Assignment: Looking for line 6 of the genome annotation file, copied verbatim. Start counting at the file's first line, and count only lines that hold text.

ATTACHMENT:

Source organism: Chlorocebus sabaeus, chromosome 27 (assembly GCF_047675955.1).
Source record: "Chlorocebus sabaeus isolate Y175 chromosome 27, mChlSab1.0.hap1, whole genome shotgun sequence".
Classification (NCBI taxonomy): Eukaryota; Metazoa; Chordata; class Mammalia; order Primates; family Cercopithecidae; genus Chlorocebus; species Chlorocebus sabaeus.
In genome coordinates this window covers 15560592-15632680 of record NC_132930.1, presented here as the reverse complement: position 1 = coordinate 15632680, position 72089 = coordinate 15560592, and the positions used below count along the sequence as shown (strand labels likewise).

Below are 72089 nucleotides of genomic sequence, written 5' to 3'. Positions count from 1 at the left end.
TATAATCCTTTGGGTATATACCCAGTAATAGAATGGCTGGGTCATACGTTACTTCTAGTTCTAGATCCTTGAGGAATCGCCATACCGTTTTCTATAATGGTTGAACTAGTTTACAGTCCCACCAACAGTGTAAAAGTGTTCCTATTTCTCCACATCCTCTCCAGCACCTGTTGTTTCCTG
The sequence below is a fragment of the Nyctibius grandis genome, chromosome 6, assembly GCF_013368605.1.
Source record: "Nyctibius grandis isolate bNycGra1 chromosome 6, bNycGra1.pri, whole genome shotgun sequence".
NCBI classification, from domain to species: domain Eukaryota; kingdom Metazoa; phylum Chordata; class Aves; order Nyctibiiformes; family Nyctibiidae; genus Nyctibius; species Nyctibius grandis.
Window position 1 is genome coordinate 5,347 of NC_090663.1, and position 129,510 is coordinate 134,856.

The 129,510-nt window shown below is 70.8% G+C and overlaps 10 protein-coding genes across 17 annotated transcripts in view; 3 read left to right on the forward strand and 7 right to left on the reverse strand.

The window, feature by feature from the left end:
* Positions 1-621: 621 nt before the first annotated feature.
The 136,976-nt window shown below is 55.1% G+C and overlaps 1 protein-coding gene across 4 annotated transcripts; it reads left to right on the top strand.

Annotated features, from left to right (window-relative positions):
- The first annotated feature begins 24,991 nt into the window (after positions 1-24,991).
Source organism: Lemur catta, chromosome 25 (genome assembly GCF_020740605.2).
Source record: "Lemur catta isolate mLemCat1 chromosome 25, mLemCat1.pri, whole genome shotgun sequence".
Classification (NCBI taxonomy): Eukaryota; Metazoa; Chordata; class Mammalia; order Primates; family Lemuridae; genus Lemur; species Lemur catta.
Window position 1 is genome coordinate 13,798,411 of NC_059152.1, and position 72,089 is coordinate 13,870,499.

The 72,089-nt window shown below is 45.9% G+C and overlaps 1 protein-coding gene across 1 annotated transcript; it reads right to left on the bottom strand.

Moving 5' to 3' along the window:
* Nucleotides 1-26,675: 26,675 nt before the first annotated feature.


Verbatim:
TATAATCCTTTGGGTATATACCCAGTAATAGAATGGCTGGGTCATACGTTACTTCTAGTTCTAGATCCTTGAGGAATCGCCATACCGTTTTCTATAATGGTTGAACTAGTTTACAGTCCCACCAACAGTGTAAAAGTGTTCCTATTTCTCCACATCCTCTCCAGCACCTGTTGTTTCCTG